Agile Teams: 2011 Q2 Open Research
|This open research into agile teams was performed the last week of April and first week of May 2011 and there was 82 respondents. The survey was announced on the Agile Alliance LinkedIn discussion forum and by me via Twitter. The goal was to find out from agile developers basic information about the size and geographic distribution of their teams and how they interacted with their stakeholders.
Some findings include:
- Figure 1 depicts the range in size of agile teams. The average team size was 17.0 members, although when the two outliers (teams over 100 members) are excluded it drops to 10.1 members.
- Figure 2 depicts the range in location of agile teams – 47% were co-located, 23% near located (same floor, building, or campus or within driving distance), and 30% far-located.
- Figure 3 depicts the range in location of stakeholders of agile teams – 9% were co-located with the team, 56% near located, and 35% far located. Although few stakeholders were co-located with the dev team (contrary to common agile rhetoric) a sizable majority were near located indicating the possibility of regular communication.
- Figure 4 depicts the frequency of communication that agile teams have with stakeholders – 58% indicated at least daily communication and an additional 36% indicated at least weekly communication. So, there’s room for opportunity but for the most part agile dev teams are regularly interacting with stakeholders, as per common agile claims. Figure 5 depicts the techniques used to communicate with stakeholders of agile teams.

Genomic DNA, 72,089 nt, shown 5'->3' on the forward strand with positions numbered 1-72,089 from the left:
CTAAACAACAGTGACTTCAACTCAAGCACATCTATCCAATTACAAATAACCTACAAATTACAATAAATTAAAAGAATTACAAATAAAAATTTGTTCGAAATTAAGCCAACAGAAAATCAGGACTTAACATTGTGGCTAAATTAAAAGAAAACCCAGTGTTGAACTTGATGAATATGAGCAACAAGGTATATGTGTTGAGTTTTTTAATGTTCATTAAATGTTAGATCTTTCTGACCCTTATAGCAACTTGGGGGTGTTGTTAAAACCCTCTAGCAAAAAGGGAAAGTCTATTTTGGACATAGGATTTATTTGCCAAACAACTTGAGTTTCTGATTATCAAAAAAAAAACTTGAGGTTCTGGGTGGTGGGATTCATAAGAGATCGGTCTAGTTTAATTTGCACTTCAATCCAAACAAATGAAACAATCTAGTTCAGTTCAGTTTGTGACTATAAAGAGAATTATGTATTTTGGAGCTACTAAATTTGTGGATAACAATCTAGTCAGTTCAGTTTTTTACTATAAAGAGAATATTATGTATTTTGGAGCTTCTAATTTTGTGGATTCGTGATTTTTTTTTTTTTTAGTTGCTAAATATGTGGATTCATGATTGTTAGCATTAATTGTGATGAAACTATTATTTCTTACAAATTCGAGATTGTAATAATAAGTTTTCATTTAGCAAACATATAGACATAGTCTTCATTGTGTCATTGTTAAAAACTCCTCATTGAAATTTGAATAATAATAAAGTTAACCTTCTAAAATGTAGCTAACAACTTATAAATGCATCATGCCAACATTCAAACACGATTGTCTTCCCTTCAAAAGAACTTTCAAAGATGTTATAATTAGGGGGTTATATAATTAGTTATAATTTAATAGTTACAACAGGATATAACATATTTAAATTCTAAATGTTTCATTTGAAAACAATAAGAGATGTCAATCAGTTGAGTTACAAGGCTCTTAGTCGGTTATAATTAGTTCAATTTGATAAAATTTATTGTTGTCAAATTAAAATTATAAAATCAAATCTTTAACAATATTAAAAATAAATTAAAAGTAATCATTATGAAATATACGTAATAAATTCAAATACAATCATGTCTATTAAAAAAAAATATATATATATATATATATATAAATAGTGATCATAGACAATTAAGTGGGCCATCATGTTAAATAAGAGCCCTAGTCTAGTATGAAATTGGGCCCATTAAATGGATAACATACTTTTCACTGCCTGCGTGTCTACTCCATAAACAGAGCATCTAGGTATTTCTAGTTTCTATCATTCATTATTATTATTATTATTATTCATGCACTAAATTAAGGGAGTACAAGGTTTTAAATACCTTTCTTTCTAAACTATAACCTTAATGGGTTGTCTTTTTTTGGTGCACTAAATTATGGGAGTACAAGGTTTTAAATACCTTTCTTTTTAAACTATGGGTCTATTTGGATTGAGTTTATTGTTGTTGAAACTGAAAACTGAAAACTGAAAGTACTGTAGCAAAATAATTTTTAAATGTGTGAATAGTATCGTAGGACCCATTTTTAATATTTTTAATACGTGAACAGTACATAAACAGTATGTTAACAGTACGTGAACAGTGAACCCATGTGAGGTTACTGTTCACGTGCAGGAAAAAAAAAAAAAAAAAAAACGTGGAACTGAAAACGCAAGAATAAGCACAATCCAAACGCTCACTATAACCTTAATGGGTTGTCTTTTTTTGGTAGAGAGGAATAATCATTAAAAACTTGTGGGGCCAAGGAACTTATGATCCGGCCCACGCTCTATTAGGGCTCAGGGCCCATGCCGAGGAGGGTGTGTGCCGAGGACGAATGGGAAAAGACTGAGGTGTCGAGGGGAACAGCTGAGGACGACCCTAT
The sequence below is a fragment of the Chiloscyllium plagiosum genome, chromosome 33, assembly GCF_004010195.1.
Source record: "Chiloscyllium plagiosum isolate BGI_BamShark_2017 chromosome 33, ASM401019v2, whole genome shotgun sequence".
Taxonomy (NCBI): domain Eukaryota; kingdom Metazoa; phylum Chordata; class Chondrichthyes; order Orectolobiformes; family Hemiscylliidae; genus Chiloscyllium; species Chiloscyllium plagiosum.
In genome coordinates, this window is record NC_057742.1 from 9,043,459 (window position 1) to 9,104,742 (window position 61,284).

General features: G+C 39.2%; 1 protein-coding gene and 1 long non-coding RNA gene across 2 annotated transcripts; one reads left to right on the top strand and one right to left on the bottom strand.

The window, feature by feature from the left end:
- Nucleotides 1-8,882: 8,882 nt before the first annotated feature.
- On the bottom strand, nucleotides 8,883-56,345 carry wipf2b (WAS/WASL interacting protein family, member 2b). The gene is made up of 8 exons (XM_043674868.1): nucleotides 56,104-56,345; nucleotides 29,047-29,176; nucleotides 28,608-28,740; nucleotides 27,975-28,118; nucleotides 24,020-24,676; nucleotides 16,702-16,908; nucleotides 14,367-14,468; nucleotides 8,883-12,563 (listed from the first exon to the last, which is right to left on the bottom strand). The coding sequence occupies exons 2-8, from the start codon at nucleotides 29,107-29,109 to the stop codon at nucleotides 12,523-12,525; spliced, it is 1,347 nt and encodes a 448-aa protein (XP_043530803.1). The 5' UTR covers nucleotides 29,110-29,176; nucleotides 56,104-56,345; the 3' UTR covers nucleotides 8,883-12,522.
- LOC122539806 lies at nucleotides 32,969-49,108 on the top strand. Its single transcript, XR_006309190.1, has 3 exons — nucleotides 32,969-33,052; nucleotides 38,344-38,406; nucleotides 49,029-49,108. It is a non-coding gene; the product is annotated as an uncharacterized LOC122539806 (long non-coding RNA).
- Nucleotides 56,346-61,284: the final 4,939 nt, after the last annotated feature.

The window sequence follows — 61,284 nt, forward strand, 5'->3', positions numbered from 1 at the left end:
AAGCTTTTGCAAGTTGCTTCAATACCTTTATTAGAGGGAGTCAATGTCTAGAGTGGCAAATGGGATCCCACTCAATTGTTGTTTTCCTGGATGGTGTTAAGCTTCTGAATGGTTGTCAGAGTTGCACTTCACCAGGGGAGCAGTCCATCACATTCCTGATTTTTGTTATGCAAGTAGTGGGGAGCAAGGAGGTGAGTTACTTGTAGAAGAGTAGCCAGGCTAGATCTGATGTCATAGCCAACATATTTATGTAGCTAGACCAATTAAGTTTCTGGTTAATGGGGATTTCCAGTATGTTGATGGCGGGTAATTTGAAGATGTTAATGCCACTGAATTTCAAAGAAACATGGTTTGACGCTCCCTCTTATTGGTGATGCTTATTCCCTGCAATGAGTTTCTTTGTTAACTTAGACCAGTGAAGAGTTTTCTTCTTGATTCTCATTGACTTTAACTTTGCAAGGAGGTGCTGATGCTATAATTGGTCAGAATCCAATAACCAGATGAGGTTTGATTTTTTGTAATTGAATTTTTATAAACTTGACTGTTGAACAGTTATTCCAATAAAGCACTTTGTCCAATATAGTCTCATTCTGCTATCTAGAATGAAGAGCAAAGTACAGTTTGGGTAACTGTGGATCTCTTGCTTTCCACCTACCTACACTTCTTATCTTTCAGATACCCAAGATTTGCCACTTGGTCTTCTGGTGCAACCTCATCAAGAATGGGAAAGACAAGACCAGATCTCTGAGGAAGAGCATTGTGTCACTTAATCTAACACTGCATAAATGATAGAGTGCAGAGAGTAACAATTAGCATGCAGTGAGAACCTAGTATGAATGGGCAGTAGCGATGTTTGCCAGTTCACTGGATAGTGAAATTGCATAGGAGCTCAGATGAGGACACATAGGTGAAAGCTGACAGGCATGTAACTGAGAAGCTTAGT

You may use this data as you see fit, but may not sell it in whole or in part. You may publish summaries of the findings, but if you do so you must reference the survey accordingly (include the name and the URL to this page). Feel free to contact me with questions. Better yet, if you publish, please let me know so I can link to your work.
- I wish I had broken up the team size of 10-15 option into single digit options. I didn’t expect so many people to be working in teams of this size. Live and learn.
- This survey suffers from the fundamental challenges faced by all surveys.
I’m sharing the results, and in particular the source data, of my surveys for several reasons:
- Other people can do a much better job of analysis than I can. If they publish online, I am more than happy to include links to their articles/papers.
- Once I’ve published my column summarizing the data in DDJ, I really don’t have any reason not to share the information.
- Too many traditionalists out there like to use the “where’s the proof” question as an excuse not to adopt agile techniques By providing some evidence that a wide range of organizations seem to be adopting these techniques maybe we can get them to rethink things a bit.
- I think that it’s a good thing to do and I invite others to do the same.